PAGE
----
Now we find that in many cases, money was spent investigating reports ‘that Savile may have walked across the car park of the Maudsley Hospital 30 years ago’. Walking across a car park, the sole allegation, does not qualify as ‘truly awful, dreadful abuse’. There was a reason why these sort of allegations were included in Yewtree – and that reason was to ‘shore up the story’, corroboration by volume.
Now we hear finally from the Secretary of State. He tells us something the Charities Commission are somehow unaware of. He tells us that:
The right hon. Gentleman asked about the value of the Savile estate. A total of £40 million remains under management in his charities. That money will be made available to meet claims made by Savile’s victims, and if it is not enough, the Government will meet any further claims through the NHS Litigation Authority.
Now that is truly odd. The Charities Commission were of the opinion that in 2012 there was:
The general charitable trust’s latest accounts, filed with the Charity Commission in March of this year, show it has funds totalling £3.7m in 2011/12. It had an income of £132,546 and spent £43,866 in the same year.
The Stoke Mandeville charity has funds of £1.7m, according to the Charity Commission files.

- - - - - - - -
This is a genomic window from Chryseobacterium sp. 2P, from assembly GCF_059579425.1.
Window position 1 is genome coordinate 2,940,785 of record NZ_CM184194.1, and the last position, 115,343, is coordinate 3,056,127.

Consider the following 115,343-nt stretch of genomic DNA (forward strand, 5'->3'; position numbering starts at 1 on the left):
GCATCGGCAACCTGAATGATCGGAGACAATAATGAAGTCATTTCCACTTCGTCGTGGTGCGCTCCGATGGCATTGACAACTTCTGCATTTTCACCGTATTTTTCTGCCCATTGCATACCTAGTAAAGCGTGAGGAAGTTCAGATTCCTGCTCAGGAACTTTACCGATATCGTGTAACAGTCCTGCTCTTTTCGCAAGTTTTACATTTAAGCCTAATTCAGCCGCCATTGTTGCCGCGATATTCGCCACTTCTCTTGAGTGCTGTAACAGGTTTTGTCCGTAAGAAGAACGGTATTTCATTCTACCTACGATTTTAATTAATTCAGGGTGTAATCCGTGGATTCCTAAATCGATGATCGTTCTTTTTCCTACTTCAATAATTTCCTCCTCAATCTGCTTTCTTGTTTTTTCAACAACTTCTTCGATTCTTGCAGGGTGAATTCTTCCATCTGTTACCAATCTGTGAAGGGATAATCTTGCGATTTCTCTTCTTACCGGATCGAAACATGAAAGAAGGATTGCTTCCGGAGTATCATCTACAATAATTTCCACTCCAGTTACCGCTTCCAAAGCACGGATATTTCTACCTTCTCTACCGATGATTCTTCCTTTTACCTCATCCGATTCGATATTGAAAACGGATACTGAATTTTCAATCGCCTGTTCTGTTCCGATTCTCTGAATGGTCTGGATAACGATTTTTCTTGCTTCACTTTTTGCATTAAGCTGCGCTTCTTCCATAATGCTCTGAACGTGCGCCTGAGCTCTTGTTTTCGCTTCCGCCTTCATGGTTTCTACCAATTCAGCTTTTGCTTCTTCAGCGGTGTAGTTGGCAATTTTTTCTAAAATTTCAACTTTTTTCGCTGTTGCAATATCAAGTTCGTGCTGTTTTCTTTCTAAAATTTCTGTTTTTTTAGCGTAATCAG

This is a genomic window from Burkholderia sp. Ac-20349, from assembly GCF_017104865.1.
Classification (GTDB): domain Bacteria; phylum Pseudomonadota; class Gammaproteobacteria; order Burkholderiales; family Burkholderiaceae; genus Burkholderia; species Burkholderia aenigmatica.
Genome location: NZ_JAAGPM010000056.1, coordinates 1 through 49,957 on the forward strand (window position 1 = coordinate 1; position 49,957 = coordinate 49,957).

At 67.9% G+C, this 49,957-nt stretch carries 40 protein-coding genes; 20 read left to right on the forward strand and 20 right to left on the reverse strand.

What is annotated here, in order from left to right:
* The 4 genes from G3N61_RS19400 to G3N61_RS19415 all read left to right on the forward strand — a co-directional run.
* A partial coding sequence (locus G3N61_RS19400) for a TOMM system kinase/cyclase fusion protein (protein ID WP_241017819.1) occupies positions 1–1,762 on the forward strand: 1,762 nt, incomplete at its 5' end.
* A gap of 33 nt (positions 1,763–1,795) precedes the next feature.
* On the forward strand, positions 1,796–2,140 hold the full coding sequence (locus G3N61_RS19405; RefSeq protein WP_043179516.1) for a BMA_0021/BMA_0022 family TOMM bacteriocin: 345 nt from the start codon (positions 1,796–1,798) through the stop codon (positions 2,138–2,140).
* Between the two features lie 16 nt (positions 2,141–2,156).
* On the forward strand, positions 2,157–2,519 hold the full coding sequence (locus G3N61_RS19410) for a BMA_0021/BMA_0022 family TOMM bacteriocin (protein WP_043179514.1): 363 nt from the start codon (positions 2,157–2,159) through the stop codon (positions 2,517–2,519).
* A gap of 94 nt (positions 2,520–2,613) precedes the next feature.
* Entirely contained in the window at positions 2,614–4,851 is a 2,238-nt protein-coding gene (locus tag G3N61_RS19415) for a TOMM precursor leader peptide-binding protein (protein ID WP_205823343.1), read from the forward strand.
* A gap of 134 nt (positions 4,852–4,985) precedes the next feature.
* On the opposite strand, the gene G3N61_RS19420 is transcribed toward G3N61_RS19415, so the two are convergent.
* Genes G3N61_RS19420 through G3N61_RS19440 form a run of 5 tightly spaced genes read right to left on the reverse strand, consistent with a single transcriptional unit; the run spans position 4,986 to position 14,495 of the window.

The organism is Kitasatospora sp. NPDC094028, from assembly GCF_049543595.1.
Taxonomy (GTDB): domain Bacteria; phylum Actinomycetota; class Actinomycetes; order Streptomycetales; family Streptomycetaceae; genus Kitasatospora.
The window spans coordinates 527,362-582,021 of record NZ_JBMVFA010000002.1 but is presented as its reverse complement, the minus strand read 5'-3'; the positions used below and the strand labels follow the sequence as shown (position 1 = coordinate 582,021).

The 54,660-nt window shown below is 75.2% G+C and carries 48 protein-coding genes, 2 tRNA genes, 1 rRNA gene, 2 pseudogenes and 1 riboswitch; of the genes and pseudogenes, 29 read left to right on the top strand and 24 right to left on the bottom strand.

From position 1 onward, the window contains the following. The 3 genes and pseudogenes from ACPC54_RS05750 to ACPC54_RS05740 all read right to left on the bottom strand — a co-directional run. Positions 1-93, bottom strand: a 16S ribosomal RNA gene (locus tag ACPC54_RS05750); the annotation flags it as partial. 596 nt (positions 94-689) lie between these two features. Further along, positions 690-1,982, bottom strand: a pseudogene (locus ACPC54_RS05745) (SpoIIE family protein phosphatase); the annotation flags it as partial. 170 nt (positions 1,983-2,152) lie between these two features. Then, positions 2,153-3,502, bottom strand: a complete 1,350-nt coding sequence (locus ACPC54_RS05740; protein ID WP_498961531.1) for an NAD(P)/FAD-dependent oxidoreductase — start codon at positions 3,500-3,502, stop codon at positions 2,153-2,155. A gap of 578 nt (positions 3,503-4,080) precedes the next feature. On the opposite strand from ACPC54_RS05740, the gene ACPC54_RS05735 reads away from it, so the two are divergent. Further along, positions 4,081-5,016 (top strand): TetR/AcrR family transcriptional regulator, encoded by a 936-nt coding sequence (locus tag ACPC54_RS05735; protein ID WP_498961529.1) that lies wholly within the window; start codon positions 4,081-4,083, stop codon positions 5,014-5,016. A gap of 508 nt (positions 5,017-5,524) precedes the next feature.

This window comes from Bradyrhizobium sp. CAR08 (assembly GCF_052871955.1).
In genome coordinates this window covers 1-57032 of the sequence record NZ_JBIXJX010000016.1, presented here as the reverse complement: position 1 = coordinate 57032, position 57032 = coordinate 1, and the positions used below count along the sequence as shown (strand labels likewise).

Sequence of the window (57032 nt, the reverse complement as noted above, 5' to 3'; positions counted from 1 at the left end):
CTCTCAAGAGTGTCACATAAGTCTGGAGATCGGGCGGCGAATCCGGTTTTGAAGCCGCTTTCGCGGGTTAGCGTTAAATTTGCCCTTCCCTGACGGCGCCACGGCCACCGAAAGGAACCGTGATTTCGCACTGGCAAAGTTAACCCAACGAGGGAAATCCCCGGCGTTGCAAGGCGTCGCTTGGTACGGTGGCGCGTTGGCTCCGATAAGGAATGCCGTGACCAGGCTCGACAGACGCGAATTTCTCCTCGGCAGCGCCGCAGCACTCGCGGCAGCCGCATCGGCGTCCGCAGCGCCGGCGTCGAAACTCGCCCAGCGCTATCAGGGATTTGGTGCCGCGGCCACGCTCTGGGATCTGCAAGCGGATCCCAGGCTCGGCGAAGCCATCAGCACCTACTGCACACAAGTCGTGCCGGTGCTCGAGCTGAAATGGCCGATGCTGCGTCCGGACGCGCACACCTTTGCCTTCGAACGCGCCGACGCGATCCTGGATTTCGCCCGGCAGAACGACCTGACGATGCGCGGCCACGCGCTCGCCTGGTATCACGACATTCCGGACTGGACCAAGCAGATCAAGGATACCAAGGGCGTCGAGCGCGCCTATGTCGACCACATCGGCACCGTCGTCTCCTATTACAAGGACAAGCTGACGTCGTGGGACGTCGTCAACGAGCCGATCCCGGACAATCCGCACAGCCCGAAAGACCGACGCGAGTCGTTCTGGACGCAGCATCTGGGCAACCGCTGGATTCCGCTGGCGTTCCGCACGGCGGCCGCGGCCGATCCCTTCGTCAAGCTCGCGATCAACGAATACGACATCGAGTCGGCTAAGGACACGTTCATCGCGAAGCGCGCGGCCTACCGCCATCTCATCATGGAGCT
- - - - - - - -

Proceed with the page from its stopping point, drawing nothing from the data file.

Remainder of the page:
It is estimated that Savile raised £40 million in charitable funds in his entire lifetime – and spent it on Stoke Mandeville, amongst other places. Is the Secretary of State trying to tell us that he may have raised twice that – and concealed it from the Charity Commissioners? Or does he mean that the sum total of the claims that are expected to result from the amalgamated dross that comprise the Yewtree allegations – now seemingly accepted on the basis that there was ‘no evidence’ to the contrary – is going to cost taxpayers in excess of £37 million, once the Savile estate has been denuded by the lawyers.
Don’t journalists have access to calculators any longer?
This isn’t about trying to prove Savile innocent; it is about trying to understand how on earth Miss Jones’ nephew getting his knickers in a twist over his grand-mothers will, could possibly have led a country buckling under austerity to denude the NHS of £37 million; it is about trying to make sense of an insane situation.
It is about making public the steps that led us to this dark place.
So, tough love – there will be more reports tomorrow and the next day, we need to know what Yewtree actually amounts to.
You are wasting your breath sending me more e-mails – it is watery bile off a Dux back.
Criminal Prosecution Service,
Slater and Gordon